Colm Tóibín steps down as Listowel Writers’ Week chair as row escalates

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Efforts are underway to resolve a growing row threatening Listowel Writers’ Week after the festival’s president, novelist Colm Tóibín, resigned because the volunteer committee behind the literary festival was disbanded.

The committee, which planned the festival’s literary intake over five decades, was told in September that, following a consultant’s report, it was to be replaced by a professional curator.

It has now emerged that writer Colm Tóibín, who has a long involvement with Listowel, has stepped down as festival president following the decision to disband the volunteers. Mr. Tóibín said he informed the president of the festival board of his decision.

Speaking from Germany, where he is attending a conference, Mr Tóibín said:

Listowel Writers‘ Week depended on a Listowel literary community that read deeply and widely. This meant that the festival had real roots in the city.

“I see this as a best practice, as a model for any other literary festival.”

The celebrated Enniscorthy-born writer’s work includes the later novel and film, brooklyn, and he is also an essayist and journalist. Mr. Tóibín is also a professor of humanities at Columbia University in New York. He is currently the Irish Fiction Winner 2022-2024.

President Michael D Higgins presented Colm Tóibín with his Laureate Medal earlier this month ahead of the novelist’s inaugural lecture as the 2022-2024 Irish Fiction Laureate. Picture: Maxwells

The voluntary Listowel Writers’ Week committee has been disbanded after a report by an independent consultant to Dermot McLaughlin recommended restructuring

The report – which was funded, but not directly commissioned by the Arts Council – was to ensure the festival complied with governance issues in funding applications. Board chair Catherine Moylan said her recommendations were unanimously accepted by the board.

Ms Moylan said Listowel Writers’ Week – Ireland’s longest-running literary festival – faces growing competition as it is now one of 50 such events. The festival is committed to more diversity and inclusivity and to having more people involved than ever before, as volunteers, albeit in changed roles. She appreciated that the change “would be difficult for some to accept”.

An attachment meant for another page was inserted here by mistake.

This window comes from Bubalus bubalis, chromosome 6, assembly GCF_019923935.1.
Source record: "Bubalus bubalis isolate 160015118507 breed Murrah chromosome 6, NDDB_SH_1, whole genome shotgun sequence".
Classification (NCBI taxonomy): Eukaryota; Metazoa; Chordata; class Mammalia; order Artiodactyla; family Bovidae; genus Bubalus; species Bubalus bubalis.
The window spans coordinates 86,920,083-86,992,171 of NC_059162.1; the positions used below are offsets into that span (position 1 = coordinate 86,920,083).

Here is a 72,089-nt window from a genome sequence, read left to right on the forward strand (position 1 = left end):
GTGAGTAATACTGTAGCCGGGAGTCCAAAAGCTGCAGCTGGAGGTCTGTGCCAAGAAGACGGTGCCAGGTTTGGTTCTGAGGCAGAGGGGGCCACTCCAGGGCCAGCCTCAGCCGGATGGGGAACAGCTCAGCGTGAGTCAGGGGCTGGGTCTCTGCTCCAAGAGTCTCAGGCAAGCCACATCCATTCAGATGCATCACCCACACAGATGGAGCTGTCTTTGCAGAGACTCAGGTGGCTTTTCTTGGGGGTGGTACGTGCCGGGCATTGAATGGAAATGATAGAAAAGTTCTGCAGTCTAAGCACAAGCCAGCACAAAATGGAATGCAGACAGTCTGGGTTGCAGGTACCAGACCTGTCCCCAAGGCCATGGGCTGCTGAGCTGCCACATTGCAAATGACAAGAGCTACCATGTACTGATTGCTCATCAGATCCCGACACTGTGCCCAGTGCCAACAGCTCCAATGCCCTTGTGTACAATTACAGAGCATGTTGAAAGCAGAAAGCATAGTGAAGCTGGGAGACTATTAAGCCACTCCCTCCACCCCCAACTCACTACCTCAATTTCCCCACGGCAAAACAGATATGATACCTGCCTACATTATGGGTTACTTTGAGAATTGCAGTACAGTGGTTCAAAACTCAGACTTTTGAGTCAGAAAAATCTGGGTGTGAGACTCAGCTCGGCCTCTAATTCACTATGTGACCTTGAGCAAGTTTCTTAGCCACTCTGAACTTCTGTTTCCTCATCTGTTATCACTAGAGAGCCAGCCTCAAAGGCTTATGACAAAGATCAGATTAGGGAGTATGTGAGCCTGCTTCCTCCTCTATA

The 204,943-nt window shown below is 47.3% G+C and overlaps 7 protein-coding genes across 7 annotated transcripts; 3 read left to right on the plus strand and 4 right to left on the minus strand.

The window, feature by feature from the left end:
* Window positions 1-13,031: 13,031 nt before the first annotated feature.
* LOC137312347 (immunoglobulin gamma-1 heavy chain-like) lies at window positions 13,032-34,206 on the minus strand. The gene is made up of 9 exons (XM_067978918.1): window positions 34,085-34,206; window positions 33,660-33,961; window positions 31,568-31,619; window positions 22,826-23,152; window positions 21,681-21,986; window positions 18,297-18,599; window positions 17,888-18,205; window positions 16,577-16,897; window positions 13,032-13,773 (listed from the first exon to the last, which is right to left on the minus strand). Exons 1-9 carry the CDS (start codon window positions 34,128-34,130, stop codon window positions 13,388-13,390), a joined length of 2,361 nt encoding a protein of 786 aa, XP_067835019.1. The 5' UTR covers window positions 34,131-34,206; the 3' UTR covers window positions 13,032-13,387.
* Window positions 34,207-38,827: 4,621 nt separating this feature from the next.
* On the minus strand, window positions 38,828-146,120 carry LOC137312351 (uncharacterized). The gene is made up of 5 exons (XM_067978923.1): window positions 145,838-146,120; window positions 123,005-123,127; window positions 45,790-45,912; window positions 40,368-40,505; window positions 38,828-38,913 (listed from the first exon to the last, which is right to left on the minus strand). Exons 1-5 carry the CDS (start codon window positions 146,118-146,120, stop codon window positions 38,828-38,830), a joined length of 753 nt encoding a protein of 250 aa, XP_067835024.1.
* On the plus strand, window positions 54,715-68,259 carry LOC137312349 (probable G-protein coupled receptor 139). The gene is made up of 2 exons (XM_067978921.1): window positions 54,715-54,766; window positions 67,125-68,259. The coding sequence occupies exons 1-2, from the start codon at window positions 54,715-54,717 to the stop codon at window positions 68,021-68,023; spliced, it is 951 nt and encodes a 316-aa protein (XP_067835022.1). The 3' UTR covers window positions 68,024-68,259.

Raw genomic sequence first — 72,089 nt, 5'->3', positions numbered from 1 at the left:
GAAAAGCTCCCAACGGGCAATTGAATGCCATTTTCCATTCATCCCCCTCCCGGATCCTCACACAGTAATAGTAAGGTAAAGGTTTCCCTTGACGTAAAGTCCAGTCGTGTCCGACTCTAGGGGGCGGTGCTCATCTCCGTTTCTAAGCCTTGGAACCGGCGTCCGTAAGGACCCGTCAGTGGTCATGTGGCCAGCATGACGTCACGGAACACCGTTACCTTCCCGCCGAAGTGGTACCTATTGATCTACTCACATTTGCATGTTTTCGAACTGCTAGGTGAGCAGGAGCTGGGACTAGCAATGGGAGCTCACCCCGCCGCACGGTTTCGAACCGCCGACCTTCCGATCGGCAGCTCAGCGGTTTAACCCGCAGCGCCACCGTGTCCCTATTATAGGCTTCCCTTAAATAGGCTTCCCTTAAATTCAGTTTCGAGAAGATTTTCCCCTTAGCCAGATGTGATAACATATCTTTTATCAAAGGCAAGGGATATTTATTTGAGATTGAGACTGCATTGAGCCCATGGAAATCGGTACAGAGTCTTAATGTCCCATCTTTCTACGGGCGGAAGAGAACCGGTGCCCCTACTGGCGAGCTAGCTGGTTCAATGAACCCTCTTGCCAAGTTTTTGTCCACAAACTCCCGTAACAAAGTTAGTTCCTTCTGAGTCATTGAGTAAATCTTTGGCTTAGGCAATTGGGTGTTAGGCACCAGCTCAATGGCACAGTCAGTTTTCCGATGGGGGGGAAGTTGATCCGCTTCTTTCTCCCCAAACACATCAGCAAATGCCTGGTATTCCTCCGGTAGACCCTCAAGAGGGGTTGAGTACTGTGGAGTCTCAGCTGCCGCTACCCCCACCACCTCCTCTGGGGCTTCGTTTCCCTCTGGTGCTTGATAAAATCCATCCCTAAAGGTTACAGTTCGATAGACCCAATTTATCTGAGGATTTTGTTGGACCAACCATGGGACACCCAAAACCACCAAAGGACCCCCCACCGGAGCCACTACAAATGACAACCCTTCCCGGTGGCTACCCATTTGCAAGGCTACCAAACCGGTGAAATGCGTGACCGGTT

However, the decision to disband the existing committee angered the 30-odd long-time volunteers.

The committee, which has yet to officially see the report, said it was completely surprised by the decision and “the release of the private and confidential report was very offensive to every member.”

Sections of the report – which were leaked to the media – had described Writers Week’s “culture” as “toxic”.

Irish novelist and fiction winner Colm Tóibín with novelist Naoise Dolan at Cork City Library, Grand Parade, for one of a series of nationwide Art of Reading Book Club events in association with the Council of arts earlier this year.  Photo: Michael O'Sullivan/OSM
Irish novelist and fiction winner Colm Tóibín with novelist Naoise Dolan at Cork City Library, Grand Parade, for one of a series of nationwide Art of Reading Book Club events in association with the Council of arts earlier this year. Photo: Michael O’Sullivan/OSM

Former arts minister and board member Jimmy Deenihan said the “impasse” must be resolved because the festival is too important to jeopardize. Things are now at a sensitive stage, he conceded.

He said copies of the report will be sent to senior committee members on Monday.

The appointment of the curator is also underway, with interviews having already taken place.

Meanwhile, the governance issues threatening the 52-year-old Listowel Festival are affecting other arts festivals, Seanad has been told.

Control issues have “stifled” the creative spirit that comes from the local community, Fianna Fáil Senator Ned O’Sullivan, from Listowel, told Seanad this week.

“Governance and control issues that have started to limit creative freedom and the level of community involvement in some of these events,” O’Sullivan told the Senate.

Although changes have been necessary in recent years, it was increasingly clear that “the overemphasis on governance issues is leading to a paralysis of creative thinking on many boards, especially those where the arts are concerned. . The effect is that local effort is nullified and local participation diminishes.

Elsewhere, the senator said there was “anger and confusion” in the Listowel community.

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